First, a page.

author = "Jan, {Hau Chern} and Wen-Horng Yang and Jiann-Hui Ou",
year = "2019",
month = "2",
day = "15",
doi = "10.1245/s10434-018-6942-3",
language = "English",
volume = "26",
pages = "669--684",
journal = "Annals of Surgical Oncology",
issn = "1068-9265",
publisher = "Springer New York",
number = "2",

}

TY - JOUR

T1 - Combination of the Preoperative Systemic Immune-Inflammation Index and Monocyte-Lymphocyte Ratio as a Novel Prognostic Factor in Patients with Upper-Tract Urothelial Carcinoma

AU - Jan, Hau Chern

AU - Yang, Wen-Horng

AU - Ou, Jiann-Hui

PY - 2019/2/15

Y1 - 2019/2/15

N2 - Background: This study aimed to evaluate the clinical significance of the preoperative systemic immune-inflammation index (SII) combined with the monocyte-lymphocyte ratio (MLR) for patients with upper-tract urothelial carcinoma (UTUC). Methods: The clinical data of 424 patients who underwent radical nephroureterectomy from January 2007 to June 2017 were analyzed. Kaplan–Meier analyses and Cox proportional hazards models were used to evaluate associations of preoperative systemic immune-inflammatory biomarkers with overall survival (OS), cancer-specific survival (CSS), and progression-free survival (PFS). Moreover, logistic regression preoperative models were applied to predict advanced disease. Results: Multivariate analyses showed that SII significantly influenced both OS and CSS (both P < 0.05), whereas MLR exhibited the most significant association with OS (P = 0.008). In particular, simultaneously high SII and MLR values correlated significantly with OS, CSS, and PFS (all P < 0.05). Logistic regression preoperative models showed that the combination of high SII and high MLR was a significant predictor of non-organ-confined UTUC (P = 0.001). Furthermore, Kaplan–Meier analysis showed that the combination of high SII and high MLR was significantly linked with poor OS, CSS, and PFS in non-organ-confined UTUC (all P < 0.05). Conclusion: The study reviewed serum inflammation biomarkers in a subset of patients with UTUC and demonstrated the ability of combined SII and MLR to predict disease progression and survival. Patients with both high SII and high MLR were significantly more likely to have non-organ-confined disease and poor survival outcomes.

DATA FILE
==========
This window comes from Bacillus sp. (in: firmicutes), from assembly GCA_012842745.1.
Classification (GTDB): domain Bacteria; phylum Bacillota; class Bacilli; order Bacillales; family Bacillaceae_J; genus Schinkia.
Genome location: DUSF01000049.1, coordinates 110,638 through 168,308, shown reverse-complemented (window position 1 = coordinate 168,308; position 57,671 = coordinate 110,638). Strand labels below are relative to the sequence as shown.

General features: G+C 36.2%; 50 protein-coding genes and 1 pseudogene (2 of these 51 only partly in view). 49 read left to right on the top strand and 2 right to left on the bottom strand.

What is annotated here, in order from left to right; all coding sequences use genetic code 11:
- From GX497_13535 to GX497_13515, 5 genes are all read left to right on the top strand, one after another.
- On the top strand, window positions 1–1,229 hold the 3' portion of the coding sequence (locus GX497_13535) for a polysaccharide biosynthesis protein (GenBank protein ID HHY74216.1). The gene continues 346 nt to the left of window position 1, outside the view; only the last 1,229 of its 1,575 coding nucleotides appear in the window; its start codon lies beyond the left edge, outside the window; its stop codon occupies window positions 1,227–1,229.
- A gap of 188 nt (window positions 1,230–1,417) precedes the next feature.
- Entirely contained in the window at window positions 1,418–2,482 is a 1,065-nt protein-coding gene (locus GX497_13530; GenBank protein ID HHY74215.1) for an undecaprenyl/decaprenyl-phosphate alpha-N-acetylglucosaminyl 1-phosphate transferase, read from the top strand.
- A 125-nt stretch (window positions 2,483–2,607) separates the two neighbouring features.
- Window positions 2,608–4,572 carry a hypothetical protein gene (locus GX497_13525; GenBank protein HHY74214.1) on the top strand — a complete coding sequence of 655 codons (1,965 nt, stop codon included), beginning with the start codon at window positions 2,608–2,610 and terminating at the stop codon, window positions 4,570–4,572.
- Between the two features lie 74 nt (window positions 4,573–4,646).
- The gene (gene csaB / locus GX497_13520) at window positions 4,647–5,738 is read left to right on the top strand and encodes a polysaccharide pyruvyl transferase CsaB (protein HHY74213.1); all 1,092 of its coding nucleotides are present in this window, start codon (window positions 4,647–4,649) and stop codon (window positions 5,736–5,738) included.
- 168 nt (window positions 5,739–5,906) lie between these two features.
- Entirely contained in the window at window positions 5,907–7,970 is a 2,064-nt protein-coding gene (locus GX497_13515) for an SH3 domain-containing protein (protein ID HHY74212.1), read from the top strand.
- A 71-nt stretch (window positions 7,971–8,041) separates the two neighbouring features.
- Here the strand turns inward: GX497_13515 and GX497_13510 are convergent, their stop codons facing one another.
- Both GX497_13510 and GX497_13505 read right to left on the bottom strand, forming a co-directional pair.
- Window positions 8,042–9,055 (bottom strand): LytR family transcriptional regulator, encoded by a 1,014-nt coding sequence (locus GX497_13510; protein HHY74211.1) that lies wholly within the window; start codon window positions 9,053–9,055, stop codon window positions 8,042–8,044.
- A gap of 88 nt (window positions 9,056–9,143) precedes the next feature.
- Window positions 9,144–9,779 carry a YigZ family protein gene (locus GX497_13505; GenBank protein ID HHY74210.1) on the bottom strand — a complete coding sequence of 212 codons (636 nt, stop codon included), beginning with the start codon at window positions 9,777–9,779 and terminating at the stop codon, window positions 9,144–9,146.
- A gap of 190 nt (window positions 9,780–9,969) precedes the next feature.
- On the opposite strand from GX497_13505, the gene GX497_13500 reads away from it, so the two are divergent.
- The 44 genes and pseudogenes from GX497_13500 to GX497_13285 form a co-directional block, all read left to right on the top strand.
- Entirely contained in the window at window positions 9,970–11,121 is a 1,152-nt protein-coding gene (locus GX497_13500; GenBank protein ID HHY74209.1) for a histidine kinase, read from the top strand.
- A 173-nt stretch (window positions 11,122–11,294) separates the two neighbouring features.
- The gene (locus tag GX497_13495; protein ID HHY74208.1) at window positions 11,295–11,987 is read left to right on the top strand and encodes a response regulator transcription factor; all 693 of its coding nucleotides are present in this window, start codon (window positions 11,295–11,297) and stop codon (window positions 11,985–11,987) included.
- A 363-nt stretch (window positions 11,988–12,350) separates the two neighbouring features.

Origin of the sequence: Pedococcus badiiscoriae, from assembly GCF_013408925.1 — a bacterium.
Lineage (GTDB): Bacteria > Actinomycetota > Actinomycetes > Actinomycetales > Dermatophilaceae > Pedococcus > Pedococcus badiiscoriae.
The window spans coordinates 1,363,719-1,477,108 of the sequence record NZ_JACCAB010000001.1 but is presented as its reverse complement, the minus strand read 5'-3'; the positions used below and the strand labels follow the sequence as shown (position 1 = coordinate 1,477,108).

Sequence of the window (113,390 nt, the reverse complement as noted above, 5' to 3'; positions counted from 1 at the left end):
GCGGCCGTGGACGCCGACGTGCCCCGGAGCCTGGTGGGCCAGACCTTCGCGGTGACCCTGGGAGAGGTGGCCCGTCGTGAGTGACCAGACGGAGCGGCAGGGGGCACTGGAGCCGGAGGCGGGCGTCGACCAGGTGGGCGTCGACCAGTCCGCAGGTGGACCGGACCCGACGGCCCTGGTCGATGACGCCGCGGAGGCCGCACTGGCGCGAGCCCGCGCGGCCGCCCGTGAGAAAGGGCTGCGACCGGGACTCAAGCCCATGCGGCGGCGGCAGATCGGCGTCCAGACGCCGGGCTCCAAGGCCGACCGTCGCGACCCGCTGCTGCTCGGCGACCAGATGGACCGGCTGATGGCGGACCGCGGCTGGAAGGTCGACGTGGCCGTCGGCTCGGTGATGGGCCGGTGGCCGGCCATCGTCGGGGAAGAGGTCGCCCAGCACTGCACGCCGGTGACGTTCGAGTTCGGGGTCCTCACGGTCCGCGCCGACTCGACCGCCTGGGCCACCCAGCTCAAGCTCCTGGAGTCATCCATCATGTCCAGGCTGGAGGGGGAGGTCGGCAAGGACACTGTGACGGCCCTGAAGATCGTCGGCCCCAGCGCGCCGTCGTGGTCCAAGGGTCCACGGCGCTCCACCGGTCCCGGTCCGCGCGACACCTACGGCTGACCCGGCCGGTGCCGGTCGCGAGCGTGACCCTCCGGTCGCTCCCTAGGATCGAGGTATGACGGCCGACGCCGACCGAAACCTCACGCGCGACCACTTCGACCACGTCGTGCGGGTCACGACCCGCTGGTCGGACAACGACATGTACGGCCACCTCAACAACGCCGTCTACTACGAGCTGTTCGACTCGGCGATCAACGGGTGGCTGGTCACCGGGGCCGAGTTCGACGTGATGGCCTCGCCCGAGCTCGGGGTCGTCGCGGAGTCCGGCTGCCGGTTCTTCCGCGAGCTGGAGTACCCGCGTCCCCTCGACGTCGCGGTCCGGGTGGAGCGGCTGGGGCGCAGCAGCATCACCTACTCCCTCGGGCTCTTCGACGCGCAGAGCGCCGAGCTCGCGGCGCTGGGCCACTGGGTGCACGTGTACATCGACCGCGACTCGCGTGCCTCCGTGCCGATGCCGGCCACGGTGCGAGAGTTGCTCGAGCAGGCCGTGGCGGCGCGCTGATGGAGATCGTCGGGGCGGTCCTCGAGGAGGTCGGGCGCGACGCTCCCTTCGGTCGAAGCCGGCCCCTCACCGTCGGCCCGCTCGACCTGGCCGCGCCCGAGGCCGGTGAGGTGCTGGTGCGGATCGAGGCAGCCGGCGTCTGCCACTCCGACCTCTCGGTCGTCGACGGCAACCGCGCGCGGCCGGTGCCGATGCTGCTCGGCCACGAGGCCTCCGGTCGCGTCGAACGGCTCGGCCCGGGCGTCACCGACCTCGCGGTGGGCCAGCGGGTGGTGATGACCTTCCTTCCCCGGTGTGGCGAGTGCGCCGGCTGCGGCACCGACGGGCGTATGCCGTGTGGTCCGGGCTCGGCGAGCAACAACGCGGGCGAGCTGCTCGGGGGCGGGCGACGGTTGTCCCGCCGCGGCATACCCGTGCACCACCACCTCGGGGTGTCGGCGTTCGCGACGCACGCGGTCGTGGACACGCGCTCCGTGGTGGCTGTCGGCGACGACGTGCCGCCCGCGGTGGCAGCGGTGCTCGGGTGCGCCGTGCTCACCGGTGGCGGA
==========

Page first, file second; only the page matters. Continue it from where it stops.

AB - Background: This study aimed to evaluate the clinical significance of the preoperative systemic immune-inflammation index (SII) combined with the monocyte-lymphocyte ratio (MLR) for patients with upper-tract urothelial carcinoma (UTUC). Methods: The clinical data of 424 patients who underwent radical nephroureterectomy from January 2007 to June 2017 were analyzed. Kaplan–Meier analyses and Cox proportional hazards models were used to evaluate associations of preoperative systemic immune-inflammatory biomarkers with overall survival (OS), cancer-specific survival (CSS), and progression-free survival (PFS). Moreover, logistic regression preoperative models were applied to predict advanced disease. Results: Multivariate analyses showed that SII significantly influenced both OS and CSS (both P < 0.05), whereas MLR exhibited the most significant association with OS (P = 0.008). In particular, simultaneously high SII and MLR values correlated significantly with OS, CSS, and PFS (all P < 0.05). Logistic regression preoperative models showed that the combination of high SII and high MLR was a significant predictor of non-organ-confined UTUC (P = 0.001). Furthermore, Kaplan–Meier analysis showed that the combination of high SII and high MLR was significantly linked with poor OS, CSS, and PFS in non-organ-confined UTUC (all P < 0.05). Conclusion: The study reviewed serum inflammation biomarkers in a subset of patients with UTUC and demonstrated the ability of combined SII and MLR to predict disease progression and survival. Patients with both high SII and high MLR were significantly more likely to have non-organ-confined disease and poor survival outcomes.

UR - http://www.scopus.com/inward/record.url?scp=85055730023&partnerID=8YFLogxK

UR - http://www.scopus.com/inward/citedby.url?scp=85055730023&partnerID=8YFLogxK

U2 - 10.1245/s10434-018-6942-3

DO - 10.1245/s10434-018-6942-3

M3 - Article

VL - 26

SP - 669

EP - 684

JO - Annals of Surgical Oncology

JF - Annals of Surgical Oncology

SN - 1068-9265

IS - 2

ER -